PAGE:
Nomination of China's Zhu as deputy chief has global significance (2)

14:25, July 14, 2011      

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Lagarde also spoke highly of her Chinese colleague.

"Zhu brings a wealth of experience in government, international policy making and financial markets, strong managerial and communication skills as well as an institutional understanding of the Fund, and I look forward to his counsel," she said in a statement.

"As deputy managing director, he will play an important role in working with me and the rest of my management team in meeting the challenges facing our global membership in the period ahead, and in strengthening the Fund's understanding of Asia and emerging markets more generally," Lagarde added.

Currently, the international economic landscape is reshaping, with increasing weight, contribution and policy making influence of emerging and developing economies in the world economy. It is widely proposed that the global economic governance should be strengthened.

Zhu said in an earlier interview with Xinhua that emerging economies became a main engine to drive the growth of the world economy last year, with a contribution of 70 percent to the growth of global Gross Domestic Product (GDP).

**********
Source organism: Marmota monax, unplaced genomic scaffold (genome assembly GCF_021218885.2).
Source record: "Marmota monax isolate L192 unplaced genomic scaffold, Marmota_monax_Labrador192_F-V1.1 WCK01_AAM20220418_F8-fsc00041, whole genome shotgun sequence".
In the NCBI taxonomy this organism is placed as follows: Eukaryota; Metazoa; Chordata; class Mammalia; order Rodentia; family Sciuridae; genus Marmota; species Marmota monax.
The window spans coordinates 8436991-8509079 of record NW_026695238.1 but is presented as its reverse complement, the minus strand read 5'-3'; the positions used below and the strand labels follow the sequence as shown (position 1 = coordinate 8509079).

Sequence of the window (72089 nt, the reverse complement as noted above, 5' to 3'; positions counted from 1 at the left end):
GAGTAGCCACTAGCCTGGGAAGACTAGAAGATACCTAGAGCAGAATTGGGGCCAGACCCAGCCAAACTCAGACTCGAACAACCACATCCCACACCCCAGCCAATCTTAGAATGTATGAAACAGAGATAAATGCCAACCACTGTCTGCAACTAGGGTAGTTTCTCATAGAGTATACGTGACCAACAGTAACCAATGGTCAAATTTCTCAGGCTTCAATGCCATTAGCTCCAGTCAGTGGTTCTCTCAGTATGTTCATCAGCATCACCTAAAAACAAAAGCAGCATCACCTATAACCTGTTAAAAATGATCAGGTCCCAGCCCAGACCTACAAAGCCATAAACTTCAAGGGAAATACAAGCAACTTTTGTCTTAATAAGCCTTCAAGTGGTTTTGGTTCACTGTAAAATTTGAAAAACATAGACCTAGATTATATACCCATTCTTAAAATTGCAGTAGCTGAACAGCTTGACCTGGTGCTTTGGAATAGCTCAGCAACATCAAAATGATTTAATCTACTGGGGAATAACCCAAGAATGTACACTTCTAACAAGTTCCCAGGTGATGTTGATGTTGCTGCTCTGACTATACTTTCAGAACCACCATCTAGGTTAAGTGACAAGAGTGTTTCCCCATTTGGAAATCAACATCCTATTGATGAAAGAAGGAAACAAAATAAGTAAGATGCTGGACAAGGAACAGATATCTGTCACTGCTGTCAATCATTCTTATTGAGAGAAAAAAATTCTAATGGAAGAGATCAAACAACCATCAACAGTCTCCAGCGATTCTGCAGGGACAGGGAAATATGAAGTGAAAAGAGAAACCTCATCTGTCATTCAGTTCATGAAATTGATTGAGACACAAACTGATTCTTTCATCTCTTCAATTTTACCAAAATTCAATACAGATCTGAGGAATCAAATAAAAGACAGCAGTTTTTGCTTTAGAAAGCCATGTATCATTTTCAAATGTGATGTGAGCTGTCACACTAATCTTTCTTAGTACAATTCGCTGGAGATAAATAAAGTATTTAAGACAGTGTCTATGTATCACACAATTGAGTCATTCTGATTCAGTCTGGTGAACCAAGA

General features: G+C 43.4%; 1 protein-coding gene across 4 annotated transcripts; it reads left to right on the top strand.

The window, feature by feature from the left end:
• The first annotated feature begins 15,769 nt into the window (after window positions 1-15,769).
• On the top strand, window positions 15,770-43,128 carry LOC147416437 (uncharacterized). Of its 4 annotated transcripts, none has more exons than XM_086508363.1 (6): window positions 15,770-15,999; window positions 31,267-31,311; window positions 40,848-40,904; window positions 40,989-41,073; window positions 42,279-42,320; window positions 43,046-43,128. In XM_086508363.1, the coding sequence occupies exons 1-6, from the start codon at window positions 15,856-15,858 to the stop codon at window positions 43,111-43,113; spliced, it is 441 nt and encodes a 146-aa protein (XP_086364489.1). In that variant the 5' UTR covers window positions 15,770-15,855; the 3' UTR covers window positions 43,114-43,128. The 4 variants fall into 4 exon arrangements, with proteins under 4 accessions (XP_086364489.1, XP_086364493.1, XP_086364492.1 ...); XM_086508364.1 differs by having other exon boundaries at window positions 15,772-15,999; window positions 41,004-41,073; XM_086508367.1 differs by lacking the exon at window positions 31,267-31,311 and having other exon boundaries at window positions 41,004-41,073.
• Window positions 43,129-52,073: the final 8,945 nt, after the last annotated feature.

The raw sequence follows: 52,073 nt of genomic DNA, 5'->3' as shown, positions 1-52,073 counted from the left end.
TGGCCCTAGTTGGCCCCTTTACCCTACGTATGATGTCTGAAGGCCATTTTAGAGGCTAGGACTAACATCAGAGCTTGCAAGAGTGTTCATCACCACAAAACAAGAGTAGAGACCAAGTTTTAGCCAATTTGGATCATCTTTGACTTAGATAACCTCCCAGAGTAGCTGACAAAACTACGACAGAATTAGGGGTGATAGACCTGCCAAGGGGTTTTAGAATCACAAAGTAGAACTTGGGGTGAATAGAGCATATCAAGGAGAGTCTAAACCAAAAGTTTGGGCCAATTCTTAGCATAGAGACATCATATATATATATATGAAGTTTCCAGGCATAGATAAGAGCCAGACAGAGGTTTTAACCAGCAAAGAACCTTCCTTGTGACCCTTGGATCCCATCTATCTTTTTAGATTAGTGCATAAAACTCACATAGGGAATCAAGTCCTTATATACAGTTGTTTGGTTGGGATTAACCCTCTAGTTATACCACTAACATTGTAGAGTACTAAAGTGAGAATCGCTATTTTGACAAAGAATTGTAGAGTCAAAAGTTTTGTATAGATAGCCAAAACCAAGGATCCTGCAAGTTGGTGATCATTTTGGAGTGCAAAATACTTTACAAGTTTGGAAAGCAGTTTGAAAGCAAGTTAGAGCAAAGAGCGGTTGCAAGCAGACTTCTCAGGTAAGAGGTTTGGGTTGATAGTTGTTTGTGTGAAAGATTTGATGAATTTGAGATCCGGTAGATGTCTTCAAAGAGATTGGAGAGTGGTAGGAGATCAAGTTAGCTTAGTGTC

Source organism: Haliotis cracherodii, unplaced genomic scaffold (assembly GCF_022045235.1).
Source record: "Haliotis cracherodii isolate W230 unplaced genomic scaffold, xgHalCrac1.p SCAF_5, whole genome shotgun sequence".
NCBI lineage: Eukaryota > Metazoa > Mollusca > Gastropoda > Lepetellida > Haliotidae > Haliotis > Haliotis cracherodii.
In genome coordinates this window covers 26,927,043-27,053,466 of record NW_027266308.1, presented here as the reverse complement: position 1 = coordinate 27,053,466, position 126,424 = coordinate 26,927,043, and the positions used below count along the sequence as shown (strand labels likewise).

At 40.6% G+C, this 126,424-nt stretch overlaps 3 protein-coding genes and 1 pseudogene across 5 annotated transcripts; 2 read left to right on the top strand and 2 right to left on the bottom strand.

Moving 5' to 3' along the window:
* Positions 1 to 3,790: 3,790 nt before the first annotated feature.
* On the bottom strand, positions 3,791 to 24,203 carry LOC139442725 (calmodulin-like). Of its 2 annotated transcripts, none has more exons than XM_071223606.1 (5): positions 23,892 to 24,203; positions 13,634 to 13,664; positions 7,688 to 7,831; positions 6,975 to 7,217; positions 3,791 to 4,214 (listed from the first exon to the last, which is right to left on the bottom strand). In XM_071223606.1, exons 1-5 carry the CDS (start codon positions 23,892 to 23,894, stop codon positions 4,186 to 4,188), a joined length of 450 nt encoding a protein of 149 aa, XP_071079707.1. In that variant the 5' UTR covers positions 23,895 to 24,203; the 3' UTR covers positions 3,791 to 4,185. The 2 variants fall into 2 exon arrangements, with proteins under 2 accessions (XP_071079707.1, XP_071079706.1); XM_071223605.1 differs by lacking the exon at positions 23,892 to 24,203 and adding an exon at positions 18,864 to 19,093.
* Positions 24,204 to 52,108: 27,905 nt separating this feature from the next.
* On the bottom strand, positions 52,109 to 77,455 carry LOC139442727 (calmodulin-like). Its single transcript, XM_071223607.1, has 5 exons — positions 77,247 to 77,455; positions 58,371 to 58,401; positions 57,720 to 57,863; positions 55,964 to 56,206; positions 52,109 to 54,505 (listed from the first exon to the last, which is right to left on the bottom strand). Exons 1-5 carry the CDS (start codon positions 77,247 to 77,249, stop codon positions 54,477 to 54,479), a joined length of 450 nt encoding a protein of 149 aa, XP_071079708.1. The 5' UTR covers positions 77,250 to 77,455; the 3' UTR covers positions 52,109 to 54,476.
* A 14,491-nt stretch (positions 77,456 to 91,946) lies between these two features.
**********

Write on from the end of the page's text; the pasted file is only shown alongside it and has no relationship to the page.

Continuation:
Under such circumstance, the nomination of Zhu as IMF deputy chief, putting aside his nationality, represented the change in the world economic landscape. It is also critical to the legitimacy and effectiveness of the IMF and one of the steps to improve the body's plurism.

However, the democratization of global economic governance is more than just selecting a deputy managing director. It has a long way to go.

Firstly, the traditional situation of the IMF led by Europe and the United States has not changed. Last year, the IMF's governing board agreed on increasing emerging markets and developing nations's share of quotas in the IMF. But the implementation of the reform plan still needs a process and even after the plan is implemented, the representativeness of some emerging economies still needs to be enhanced.

Besides, the IMF's role in monitoring the financial and economic situation in its member states and providing a juristic framework for policies and proposals needs to be improved.

The global financial crisis showed that the IMF's limiting its function to monitoring exchange rates was one of the reasons that led to its oversight of the crisis.

In the post-crisis era, promoting the governance and reform of international financial institutions including the IMF, improving institutional legitimacy and effectiveness and enhancing developing countries' say has great meaning for the stable, robust and sustainable growth of the world economy.

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